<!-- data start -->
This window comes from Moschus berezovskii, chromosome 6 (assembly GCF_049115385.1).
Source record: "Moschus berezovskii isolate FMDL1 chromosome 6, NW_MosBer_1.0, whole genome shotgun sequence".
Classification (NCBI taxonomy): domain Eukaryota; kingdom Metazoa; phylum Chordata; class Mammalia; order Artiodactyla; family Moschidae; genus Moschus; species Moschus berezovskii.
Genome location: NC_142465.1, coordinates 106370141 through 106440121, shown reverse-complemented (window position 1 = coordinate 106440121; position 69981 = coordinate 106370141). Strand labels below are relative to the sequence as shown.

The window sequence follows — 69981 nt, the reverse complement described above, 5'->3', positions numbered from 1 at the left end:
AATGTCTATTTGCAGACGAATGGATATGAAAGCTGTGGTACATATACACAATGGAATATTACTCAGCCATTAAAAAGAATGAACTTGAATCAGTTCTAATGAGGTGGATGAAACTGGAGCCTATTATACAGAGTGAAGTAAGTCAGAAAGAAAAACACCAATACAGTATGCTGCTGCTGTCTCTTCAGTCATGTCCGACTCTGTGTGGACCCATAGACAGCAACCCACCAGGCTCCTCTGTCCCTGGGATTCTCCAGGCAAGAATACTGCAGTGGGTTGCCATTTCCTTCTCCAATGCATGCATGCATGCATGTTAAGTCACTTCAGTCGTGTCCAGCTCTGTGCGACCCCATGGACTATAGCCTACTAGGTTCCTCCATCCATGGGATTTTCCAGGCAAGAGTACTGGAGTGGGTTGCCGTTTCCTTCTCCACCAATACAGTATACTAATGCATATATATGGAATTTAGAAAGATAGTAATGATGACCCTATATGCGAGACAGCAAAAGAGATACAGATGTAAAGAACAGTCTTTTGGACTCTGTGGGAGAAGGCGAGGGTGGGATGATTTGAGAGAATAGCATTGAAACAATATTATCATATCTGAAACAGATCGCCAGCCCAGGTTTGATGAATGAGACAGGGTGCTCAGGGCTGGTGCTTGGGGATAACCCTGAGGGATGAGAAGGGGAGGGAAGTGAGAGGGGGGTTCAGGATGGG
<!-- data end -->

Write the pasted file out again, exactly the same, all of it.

This window comes from Moschus berezovskii, chromosome 6 (assembly GCF_049115385.1).
Source record: "Moschus berezovskii isolate FMDL1 chromosome 6, NW_MosBer_1.0, whole genome shotgun sequence".
Classification (NCBI taxonomy): domain Eukaryota; kingdom Metazoa; phylum Chordata; class Mammalia; order Artiodactyla; family Moschidae; genus Moschus; species Moschus berezovskii.
Genome location: NC_142465.1, coordinates 106370141 through 106440121, shown reverse-complemented (window position 1 = coordinate 106440121; position 69981 = coordinate 106370141). Strand labels below are relative to the sequence as shown.

The window sequence follows — 69981 nt, the reverse complement described above, 5'->3', positions numbered from 1 at the left end:
AATGTCTATTTGCAGACGAATGGATATGAAAGCTGTGGTACATATACACAATGGAATATTACTCAGCCATTAAAAAGAATGAACTTGAATCAGTTCTAATGAGGTGGATGAAACTGGAGCCTATTATACAGAGTGAAGTAAGTCAGAAAGAAAAACACCAATACAGTATGCTGCTGCTGTCTCTTCAGTCATGTCCGACTCTGTGTGGACCCATAGACAGCAACCCACCAGGCTCCTCTGTCCCTGGGATTCTCCAGGCAAGAATACTGCAGTGGGTTGCCATTTCCTTCTCCAATGCATGCATGCATGCATGTTAAGTCACTTCAGTCGTGTCCAGCTCTGTGCGACCCCATGGACTATAGCCTACTAGGTTCCTCCATCCATGGGATTTTCCAGGCAAGAGTACTGGAGTGGGTTGCCGTTTCCTTCTCCACCAATACAGTATACTAATGCATATATATGGAATTTAGAAAGATAGTAATGATGACCCTATATGCGAGACAGCAAAAGAGATACAGATGTAAAGAACAGTCTTTTGGACTCTGTGGGAGAAGGCGAGGGTGGGATGATTTGAGAGAATAGCATTGAAACAATATTATCATATCTGAAACAGATCGCCAGCCCAGGTTTGATGAATGAGACAGGGTGCTCAGGGCTGGTGCTTGGGGATAACCCTGAGGGATGAGAAGGGGAGGGAAGTGAGAGGGGGGTTCAGGATGGG